I learned a lot about JL that I didn’t know before. Her home must be extremely cluttered; no hint of minimalism there. Every room is full of items handed down from her grandparents or parents, given by friends or relatives; things brought back from her extensive travels; pictures and photos of places she’s been; diaries from every stage of her life. The woman never seems to discard anything! Everywhere she looks she encounters memories.

DIY came as a bit of a surprise to me. Curtains she made herself, floorboards she mended, walls painted, tiles grouted. All highly imperfect (as described) but she doesn’t seem to mind. Second home in Scotland sounds idyllic too. And the garden, similarly haphazard and crammed with plants, including fruit and vegetables and a fishpond.

Diet – weight loss is touched on. Several old-style model diets are described, such as the toast diet! JL says one way is to eat only really bland food so you don’t particularly enjoy it and so you don’t eat so much. Sounds dull to me. She is a vegetarian, and is quite insistent on the evils of modern farming, but with several misunderstandings about the way agriculture works. For example, the price of outdoor-reared pork is too expensive, so no wonder people buy imported meat. No hint of understanding of the cost of rearing animals and the need for the farmer to make a living, nor of the possibility that the foreign farmers might be more heavily subsidised than we are. No discussion about the relative levels of animal welfare required by law in different countries. On balance I am not in agreement with her on food matters, but neither am I so slim and healthy-looking, so who is the winner?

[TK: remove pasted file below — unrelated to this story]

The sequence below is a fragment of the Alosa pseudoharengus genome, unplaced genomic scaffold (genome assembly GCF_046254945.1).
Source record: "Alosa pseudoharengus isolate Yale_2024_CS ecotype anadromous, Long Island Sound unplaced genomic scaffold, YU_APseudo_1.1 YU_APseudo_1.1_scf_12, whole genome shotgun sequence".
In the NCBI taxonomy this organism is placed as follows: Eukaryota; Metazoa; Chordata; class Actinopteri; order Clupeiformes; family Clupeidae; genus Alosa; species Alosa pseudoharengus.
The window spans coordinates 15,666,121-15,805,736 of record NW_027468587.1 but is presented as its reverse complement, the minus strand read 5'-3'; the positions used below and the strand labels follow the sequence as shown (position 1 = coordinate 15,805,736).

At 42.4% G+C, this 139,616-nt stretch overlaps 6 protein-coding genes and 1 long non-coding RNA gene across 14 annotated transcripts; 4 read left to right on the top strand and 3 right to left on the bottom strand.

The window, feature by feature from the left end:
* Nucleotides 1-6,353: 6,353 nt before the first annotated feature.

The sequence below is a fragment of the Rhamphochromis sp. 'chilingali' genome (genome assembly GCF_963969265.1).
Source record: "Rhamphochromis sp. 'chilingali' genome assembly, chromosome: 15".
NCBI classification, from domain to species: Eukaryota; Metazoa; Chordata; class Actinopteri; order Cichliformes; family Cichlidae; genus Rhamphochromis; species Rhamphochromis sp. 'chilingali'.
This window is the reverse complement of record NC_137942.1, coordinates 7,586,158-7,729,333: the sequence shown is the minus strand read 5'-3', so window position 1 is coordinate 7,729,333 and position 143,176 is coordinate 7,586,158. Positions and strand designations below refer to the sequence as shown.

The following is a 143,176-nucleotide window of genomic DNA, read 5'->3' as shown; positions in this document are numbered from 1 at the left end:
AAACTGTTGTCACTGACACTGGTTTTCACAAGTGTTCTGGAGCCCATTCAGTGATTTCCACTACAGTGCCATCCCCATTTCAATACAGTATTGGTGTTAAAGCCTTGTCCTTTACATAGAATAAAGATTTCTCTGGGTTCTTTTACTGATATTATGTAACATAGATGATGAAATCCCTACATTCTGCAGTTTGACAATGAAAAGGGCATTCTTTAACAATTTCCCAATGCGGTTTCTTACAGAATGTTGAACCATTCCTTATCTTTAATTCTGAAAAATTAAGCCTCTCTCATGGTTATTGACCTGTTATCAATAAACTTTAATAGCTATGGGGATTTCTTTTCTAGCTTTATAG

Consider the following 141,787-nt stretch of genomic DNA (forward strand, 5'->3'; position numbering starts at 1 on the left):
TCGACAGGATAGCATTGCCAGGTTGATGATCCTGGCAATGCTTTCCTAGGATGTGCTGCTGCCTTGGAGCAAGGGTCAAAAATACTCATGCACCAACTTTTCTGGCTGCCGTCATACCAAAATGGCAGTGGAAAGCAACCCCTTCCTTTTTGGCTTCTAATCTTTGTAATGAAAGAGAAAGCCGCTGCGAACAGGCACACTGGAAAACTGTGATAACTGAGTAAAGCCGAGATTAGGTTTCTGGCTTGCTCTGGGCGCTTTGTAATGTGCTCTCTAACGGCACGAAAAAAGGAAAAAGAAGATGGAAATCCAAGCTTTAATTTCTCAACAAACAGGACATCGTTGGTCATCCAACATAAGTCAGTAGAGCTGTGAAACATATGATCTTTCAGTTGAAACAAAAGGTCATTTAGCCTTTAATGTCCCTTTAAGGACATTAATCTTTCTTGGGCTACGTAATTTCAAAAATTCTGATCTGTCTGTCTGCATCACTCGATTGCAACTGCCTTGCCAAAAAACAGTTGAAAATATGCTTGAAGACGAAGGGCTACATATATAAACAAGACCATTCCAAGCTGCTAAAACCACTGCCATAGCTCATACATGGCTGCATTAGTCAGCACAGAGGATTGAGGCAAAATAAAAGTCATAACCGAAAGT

On manners, she admits to being “old-fashioned”, preferring gently courtesy and good manners, and not liking modern ways, the way people always want to know such personal things about others. I’m with her on that.

On balance, I think I still admire Joanna Lumley. With her background, I could never be like her, and I’m not at all convinced by her vegetarianism and sentimentality about animals. But I suppose everyone is allowed a few blind spots here and there.

Wolf Hall

by Hilary Mantel

This is the first new novel I’ve read in a long time. I mean, properly read, as in, started, enjoyed, become absorbed, and finished within a reasonable length of time.

It’s the story of Thomas Cromwell from his humble beginnings in 1500 as the son of a violent, drunken blacksmith, through his years as a kind of assistant and friend to Cardinal Wolsey, to the height of his power as Secretary of State to King Henry VIII in 1535.

The book is packed with minute detail, and yet it doesn’t become boring. It’s told from the point of view of Cromwell, but in the third person. Cromwell is almost always referred to as “he” and “him”, so that sometimes you have to stop and think who the author means. But this is not a problem. The main cause of confusion is the number of peripheral characters, historically accurate figures who were a part of the King’s court at various times. First names are often common ones, such as John, Mark, George, Thomas or Tom. And many characters are referred to by their first name, their surname or their title, variously. For instance, Thomas Boleyn, father of Anne Boleyn, becomes the Earl of Wiltshire during the story, and is referred to as Monseigneur as well. Her uncle is the Duke of Norfolk, but also a Howard, which is important to the story at times.

The story covers the years from when the King becomes fascinated by Anne Boleyn, through to the time when he is tired of her and obsessed with the need to father a son. The title of the book, Wolf Hall, is almost incidental to the story, in that it is the name of the home of the Seymour family, whose daughter Jane is a part of the story, and as we all know, is to become the King’s third wife. But not in this book – maybe there will be a sequel. Only at the very end of the last chapter do we find Cromwell planning a summer jaunt for the Henry, ranging across his kingdom, and including a few days at Wolf Hall.